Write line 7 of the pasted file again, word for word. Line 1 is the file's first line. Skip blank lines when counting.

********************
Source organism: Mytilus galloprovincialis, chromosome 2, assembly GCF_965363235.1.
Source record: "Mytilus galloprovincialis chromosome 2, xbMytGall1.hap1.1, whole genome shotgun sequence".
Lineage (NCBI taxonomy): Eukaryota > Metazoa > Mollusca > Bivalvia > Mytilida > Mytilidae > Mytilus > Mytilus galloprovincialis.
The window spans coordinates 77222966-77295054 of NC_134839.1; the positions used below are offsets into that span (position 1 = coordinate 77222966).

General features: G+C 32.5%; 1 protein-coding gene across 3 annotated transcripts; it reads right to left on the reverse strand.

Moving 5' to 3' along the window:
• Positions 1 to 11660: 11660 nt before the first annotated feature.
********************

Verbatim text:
• Positions 1 to 11660: 11660 nt before the first annotated feature.